After PETA India Action, FIR is Filed Against Men Accused of Beating Dog to Death

For Immediate Release:

31 August 2018


Sachin Bangera; [email protected]

Garima Jain; [email protected]

Mumbai Police Are Searching for the Offenders, Who Absconded

Mumbai – Yesterday, People for the Ethical Treatment of Animals (PETA) India received a report on its emergency helpline number (+91 9820122602) from a concerned Mumbai citizen, who stated that two men had beaten a dog to death in the Sion area of Mumbai and had left the animal’s blood-soaked body on the street. The group’s Emergency Response Team immediately guided the caller and witnesses to the crime to help the Mumbai police file a First Information Report (FIR) under Section 119 of the Maharashtra Police Act (MPA), 1951; Subsections 11(a) and (l) of The Prevention of Cruelty to Animals (PCA) Act, 1960; and Section 429 of the Indian Penal Code (IPC), 1860.

The dog’s body is now at the Bombay Society for the Prevention of Cruelty to Animals in Parel, Mumbai. A post-mortem has been carried out, and the autopsy report is awaited. Section 119 of the MPA, 1951, prohibits cruelly beating or torturing any animal. Subsections 11(a) and (l) of the PCA Act, 1960, prohibit inflicting unnecessary pain on any animal and killing any animal – stray dogs included – in an unnecessarily cruel manner, respectively. And Section 429 of the IPC, 1860, prohibits the killing or maiming of an animal, which can carry a penalty of a five-year jail term.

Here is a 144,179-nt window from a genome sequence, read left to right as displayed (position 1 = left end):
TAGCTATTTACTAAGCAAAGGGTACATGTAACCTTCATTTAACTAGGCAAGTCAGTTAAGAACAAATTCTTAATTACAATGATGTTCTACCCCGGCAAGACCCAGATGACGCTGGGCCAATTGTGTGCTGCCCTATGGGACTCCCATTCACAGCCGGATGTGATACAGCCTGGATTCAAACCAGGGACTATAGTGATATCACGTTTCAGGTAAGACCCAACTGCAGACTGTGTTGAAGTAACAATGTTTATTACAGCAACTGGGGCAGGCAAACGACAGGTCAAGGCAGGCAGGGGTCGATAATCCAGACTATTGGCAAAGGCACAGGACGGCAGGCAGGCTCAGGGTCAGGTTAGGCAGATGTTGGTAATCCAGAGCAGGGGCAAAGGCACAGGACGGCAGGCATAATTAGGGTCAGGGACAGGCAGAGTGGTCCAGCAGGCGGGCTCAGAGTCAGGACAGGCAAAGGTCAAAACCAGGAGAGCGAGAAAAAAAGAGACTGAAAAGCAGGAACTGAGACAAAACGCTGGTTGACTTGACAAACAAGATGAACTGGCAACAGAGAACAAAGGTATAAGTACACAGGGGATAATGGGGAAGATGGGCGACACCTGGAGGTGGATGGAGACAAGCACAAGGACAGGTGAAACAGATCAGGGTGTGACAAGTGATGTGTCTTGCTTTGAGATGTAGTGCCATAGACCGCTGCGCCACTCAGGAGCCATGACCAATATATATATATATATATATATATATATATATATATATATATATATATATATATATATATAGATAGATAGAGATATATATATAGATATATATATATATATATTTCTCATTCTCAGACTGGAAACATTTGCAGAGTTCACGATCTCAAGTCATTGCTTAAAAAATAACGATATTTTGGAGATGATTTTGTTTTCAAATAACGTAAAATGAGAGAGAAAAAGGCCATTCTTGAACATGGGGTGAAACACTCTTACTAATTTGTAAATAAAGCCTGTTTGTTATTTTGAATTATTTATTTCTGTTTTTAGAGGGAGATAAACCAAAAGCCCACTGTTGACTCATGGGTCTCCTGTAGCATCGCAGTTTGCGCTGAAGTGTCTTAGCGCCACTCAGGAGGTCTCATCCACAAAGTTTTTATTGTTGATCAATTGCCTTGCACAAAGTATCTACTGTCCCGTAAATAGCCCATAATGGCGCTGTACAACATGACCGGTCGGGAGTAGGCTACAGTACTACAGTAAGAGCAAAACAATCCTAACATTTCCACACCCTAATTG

“This dog endured the terror and agony of being beaten to a bloody death,” says PETA India Emergency Response Assistant Akash Tiwari. “This horrific attack is exactly why PETA India urges the public to report incidents of cruelty to animals immediately, as this kind caller did, so that the perpetrators can be punished to the fullest extent of the law.”

PETA India – whose motto reads, in part, that “animals are not ours to abuse in any way” – notes that research shows that people who commit acts of cruelty against animals are often repeat offenders who move on to hurting other animals or humans. In a study of domestic violence victims, 60 per cent of women said that their abusive partners had harmed or killed their dogs or other animals. The US Federal Bureau of Investigation has found that a history of animal abuse is one of the traits that regularly appear in the records of serial rapists and murderers. This is the case in India, too: Veerappan was a poacher as well as a serial killer, and the infamous Noida serial murders of children took place at the home of Moninder Singh Pandher, who was fond of hunting. PETA India has long campaigned to strengthen India’s PCA Act, 1960, which contains archaic penalties, such as a maximum fine of only Rs 50 for convicted first-time offenders.

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